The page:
Kids often have different priorities than their parents. For instance, at the top of a kid’s priority list :1) play 2) relax 3) play with friends. Whereas a parent’s priority list may include things like 1) safety 2) education 3) household chores 4) family schedule 5) getting good food in your body 6) getting enough sleep, and it goes on and on and on. So how do parents get strong willed kids to follow directions and comply willingly?
I often hear “my kid refuses to do his homework”, or “my kid refuses to wake up in the morning”. Assuming there aren’t any other issues regarding being overwhelmed with school work or not getting enough sleep, then we might be able to label these struggles as a product of a kid who is strong willed or stubborn. Parents sometimes respond to their child’s stubbornness by trying to “power over” their children and physically force them out of bed. Some go as far as dragging the sheets off, pulling their child out of bed or getting in to a verbal power struggle which often leaves both parties exhausted. In addition, when you physically direct your child you are taking away their choice and control over their own body which is not ideal. If you want to create better future habits, you want them to choose to comply and feel in control of their positive choice.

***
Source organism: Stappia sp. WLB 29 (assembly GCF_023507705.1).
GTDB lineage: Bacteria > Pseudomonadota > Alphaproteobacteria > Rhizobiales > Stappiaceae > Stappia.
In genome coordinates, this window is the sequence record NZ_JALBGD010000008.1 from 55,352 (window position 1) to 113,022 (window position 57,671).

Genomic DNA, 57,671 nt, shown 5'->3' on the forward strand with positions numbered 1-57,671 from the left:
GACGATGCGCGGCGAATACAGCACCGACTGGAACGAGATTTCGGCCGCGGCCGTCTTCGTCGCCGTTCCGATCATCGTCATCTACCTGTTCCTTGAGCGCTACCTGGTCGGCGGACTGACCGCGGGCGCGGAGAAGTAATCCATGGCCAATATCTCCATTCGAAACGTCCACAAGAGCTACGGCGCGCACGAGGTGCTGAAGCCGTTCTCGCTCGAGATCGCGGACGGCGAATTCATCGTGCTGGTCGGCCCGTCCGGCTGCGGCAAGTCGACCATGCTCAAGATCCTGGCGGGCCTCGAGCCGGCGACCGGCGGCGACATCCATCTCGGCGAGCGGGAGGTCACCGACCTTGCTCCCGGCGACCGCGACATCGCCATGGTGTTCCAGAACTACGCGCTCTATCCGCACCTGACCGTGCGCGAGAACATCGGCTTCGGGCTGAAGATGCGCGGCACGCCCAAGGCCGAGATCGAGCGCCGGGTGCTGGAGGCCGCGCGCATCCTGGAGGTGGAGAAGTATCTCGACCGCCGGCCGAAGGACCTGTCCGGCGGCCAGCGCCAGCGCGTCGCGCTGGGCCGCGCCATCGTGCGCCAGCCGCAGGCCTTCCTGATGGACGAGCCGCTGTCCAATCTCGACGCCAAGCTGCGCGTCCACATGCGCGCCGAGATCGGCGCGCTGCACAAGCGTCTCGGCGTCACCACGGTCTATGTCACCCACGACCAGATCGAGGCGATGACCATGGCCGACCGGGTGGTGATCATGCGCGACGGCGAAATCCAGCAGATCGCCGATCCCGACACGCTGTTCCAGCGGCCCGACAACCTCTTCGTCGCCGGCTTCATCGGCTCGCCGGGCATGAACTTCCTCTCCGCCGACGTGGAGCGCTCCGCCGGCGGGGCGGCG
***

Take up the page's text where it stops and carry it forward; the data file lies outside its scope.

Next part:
Although there are many strategies and tips for helping encourage compliance, the best approach is to connect before you direct your child to do what you’d like them to do. Connecting means showing interest in them, their experience or feelings and the activity they’re engaging in. “You’re having a fun time playing with these toys” or “You’re really tired this morning. It’s hard getting up early”. By taking a few minutes to be supportive and connect they are much more likely to do what you ask next. Children are constantly testing boundaries and expectations don’t give them a reason to defy you by coming in and trying to pull them away from something enjoyable to do some other less desirable task. Come in with an engaging and warm tone, showing interest in what they’re doing and validating their enjoyment before directing to the next task. It’s a more respectful and effective communication tool that we all appreciate as humans and kids are no different. (Warning: Kids & teens especially can tell if you’re using these statements purely as a means to an end. You really have to be in the moment and genuinely mean what you say.)
I know it may seem unrealistic to be able to take time to connect with your child before a request but I imagine it takes less time than if a full power struggle commences and drags out your morning routine for 15 mins. You know your child best, so if there are times of the day when you can predict they will dig their heels in and refuse to comply then try this proactive approach of connecting before directing.
Dr. Angela Steranko